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Fauci: Attacks on me are really also 'attacks on science'

Anthony FauciAnthony FauciFauci says he puts 'very little weight in the craziness of condemning me' Beware language and the art of manipulation The Hill's Morning Report - ObamaCare here to stay MORE said Wednesday that conservative attacks on him are really "attacks on science" because he has been following the scientific process in his recommendations.

"It's very dangerous, Chuck, because a lot of what you're seeing as attacks on me quite frankly are attacks on science, because all of the things that I have spoken about consistently from the very beginning, have been fundamentally based on science," Fauci told host Chuck ToddCharles (Chuck) David ToddPortman: Republicans are 'absolutely' committed to bipartisan infrastructure bill Sanders against infrastructure deal with more gas taxes, electric vehicle fees Fiona Hill: Summit with Biden was 'a very important' symbolic win for Putin MORE on MSNBC.

Republican attacks on Fauci have escalated in recent days following the release of many of his emails from early in the pandemic, with Republicans arguing Fauci was not forthcoming about the possibility of a lab leak as the origin of the virus, and that he changed his mind about the effectiveness of masks.

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"If you go through each and every one of them you can explain and debunk it immediately," Fauci said of the attacks.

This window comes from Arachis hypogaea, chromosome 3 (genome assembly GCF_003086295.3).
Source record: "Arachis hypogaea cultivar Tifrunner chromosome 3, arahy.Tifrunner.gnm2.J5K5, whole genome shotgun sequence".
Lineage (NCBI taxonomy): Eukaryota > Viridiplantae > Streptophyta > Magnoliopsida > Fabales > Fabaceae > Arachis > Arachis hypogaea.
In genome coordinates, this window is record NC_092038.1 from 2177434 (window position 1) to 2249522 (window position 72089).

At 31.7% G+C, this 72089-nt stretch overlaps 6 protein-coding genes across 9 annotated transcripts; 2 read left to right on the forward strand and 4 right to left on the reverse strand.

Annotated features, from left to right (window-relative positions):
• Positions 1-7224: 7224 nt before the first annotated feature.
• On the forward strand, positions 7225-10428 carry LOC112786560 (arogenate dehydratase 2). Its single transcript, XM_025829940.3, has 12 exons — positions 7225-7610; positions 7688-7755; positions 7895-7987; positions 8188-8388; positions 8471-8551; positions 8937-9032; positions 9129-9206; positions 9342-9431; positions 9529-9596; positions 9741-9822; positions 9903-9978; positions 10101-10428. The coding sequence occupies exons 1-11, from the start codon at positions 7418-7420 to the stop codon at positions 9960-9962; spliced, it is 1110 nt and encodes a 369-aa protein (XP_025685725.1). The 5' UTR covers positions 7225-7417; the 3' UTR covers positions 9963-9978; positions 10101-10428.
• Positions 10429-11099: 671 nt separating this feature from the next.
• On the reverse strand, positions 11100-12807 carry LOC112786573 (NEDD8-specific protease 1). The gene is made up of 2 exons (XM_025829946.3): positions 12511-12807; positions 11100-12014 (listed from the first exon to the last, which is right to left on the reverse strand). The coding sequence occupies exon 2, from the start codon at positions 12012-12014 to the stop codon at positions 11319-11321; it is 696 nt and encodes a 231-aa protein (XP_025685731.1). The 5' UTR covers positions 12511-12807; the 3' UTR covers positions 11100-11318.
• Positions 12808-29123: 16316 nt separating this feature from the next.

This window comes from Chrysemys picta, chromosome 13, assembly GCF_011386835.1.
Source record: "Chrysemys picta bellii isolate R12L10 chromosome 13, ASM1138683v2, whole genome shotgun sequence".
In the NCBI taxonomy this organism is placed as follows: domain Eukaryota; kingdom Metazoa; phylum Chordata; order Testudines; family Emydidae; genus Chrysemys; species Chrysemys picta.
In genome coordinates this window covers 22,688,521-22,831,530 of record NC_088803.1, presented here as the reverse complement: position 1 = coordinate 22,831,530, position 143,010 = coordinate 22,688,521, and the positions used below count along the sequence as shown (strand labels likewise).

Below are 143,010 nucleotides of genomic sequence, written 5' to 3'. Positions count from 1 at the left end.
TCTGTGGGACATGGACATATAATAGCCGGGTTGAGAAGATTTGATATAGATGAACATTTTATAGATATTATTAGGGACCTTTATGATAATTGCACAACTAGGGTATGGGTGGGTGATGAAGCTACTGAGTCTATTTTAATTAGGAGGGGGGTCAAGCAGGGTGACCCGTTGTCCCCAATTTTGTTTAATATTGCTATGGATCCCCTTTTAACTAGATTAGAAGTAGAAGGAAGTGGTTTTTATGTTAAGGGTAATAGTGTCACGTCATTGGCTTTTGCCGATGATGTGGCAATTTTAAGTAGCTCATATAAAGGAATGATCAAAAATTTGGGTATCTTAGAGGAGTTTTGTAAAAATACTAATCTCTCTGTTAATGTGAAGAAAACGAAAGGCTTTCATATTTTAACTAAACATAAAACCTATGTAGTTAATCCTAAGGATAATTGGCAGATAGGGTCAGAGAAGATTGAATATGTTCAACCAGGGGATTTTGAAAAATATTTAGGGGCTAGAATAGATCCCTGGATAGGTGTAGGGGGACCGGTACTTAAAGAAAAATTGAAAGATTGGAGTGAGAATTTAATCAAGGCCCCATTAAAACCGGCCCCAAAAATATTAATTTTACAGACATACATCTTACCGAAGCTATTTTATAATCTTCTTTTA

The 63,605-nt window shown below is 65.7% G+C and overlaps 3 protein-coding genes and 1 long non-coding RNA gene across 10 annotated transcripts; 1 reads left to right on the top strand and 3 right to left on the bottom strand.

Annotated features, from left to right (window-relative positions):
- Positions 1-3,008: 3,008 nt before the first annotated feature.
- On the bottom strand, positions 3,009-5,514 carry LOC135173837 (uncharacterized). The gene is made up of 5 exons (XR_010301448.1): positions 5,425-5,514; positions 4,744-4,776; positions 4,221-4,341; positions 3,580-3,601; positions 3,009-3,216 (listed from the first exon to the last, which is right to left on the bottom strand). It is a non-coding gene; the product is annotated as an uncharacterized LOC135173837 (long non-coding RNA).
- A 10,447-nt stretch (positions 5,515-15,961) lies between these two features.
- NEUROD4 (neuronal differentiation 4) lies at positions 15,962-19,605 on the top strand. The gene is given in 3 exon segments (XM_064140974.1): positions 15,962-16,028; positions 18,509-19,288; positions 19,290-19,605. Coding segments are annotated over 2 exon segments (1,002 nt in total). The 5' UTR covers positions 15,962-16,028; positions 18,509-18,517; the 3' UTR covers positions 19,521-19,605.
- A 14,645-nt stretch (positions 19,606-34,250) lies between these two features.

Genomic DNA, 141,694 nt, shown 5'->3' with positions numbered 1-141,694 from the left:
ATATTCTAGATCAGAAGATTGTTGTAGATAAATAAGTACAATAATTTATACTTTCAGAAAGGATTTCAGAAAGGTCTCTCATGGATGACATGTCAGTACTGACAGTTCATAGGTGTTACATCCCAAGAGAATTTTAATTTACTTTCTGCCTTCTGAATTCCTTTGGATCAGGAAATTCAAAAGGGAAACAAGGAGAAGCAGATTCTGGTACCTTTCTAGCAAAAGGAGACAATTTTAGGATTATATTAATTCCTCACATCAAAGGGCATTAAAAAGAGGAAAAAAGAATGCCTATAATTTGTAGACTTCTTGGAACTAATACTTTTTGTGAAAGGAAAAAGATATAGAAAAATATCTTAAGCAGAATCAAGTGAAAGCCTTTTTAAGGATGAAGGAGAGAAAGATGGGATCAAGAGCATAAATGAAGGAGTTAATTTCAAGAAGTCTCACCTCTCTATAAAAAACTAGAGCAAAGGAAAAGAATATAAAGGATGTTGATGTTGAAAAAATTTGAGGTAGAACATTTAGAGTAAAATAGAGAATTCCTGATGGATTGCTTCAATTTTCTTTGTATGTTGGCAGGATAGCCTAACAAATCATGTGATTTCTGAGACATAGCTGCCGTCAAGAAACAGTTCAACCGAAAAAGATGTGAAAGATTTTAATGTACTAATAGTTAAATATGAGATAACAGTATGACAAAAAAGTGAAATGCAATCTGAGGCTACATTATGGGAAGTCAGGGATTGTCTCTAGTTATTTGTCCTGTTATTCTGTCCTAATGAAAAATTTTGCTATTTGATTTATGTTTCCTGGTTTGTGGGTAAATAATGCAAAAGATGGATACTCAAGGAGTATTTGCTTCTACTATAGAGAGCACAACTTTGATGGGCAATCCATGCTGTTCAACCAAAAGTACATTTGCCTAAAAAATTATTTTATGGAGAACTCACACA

For example, he pointed to criticism that "he should be fired because he in the beginning changed his mind about masks," initially saying the general public did not need masks, before later saying they did.

Fauci said he was simply following the science that was known at the time, along with the surgeon general and the Centers for Disease Control and Prevention.

Initially, he said there was thought to be a shortage of masks, there was no evidence masks worked outside of a hospital setting with medical-grade masks and the extent of asymptomatic transmission was not known.

When the understanding on those three factors changed, the recommendation changed, Fauci said.

"As a scientist, as a health official, when those data change, when you get more information, it's essential that you change your position because you've got to be guided by the science and the current data," he said.

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"People want to fire me or put me in jail for what I've done, namely follow the science," he said.

As for the lab leak, a theory that has grown in credibility recently and that the Biden administration is investigating, Fauci said he has long thought it is a possibility but not the most likely origin.

"I feel this way, I haven't changed, most of the scientists I know feel that way, that the most likely origin is a natural origin from an animal reservoir to human, however we have not ruled out the possibility that there could have been a leak from the lab," he said.